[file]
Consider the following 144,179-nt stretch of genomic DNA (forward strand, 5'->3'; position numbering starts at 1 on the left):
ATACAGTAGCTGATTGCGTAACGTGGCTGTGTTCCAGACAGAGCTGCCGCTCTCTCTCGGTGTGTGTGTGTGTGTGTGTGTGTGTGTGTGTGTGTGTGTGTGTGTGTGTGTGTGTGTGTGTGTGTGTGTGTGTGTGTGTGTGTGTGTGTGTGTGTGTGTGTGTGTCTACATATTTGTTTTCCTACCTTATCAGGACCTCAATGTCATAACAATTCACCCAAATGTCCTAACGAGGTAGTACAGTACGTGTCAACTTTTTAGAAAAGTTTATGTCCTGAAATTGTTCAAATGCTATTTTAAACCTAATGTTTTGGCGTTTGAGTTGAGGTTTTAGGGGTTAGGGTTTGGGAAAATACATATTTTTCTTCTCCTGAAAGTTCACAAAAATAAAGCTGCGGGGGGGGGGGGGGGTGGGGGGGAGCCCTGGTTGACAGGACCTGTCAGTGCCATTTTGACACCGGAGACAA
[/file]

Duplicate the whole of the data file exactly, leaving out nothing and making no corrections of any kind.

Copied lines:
Consider the following 144,179-nt stretch of genomic DNA (forward strand, 5'->3'; position numbering starts at 1 on the left):
ATACAGTAGCTGATTGCGTAACGTGGCTGTGTTCCAGACAGAGCTGCCGCTCTCTCTCGGTGTGTGTGTGTGTGTGTGTGTGTGTGTGTGTGTGTGTGTGTGTGTGTGTGTGTGTGTGTGTGTGTGTGTGTGTGTGTGTGTGTGTGTGTGTGTGTGTGTGTGTGTCTACATATTTGTTTTCCTACCTTATCAGGACCTCAATGTCATAACAATTCACCCAAATGTCCTAACGAGGTAGTACAGTACGTGTCAACTTTTTAGAAAAGTTTATGTCCTGAAATTGTTCAAATGCTATTTTAAACCTAATGTTTTGGCGTTTGAGTTGAGGTTTTAGGGGTTAGGGTTTGGGAAAATACATATTTTTCTTCTCCTGAAAGTTCACAAAAATAAAGCTGCGGGGGGGGGGGGGGGTGGGGGGGAGCCCTGGTTGACAGGACCTGTCAGTGCCATTTTGACACCGGAGACAA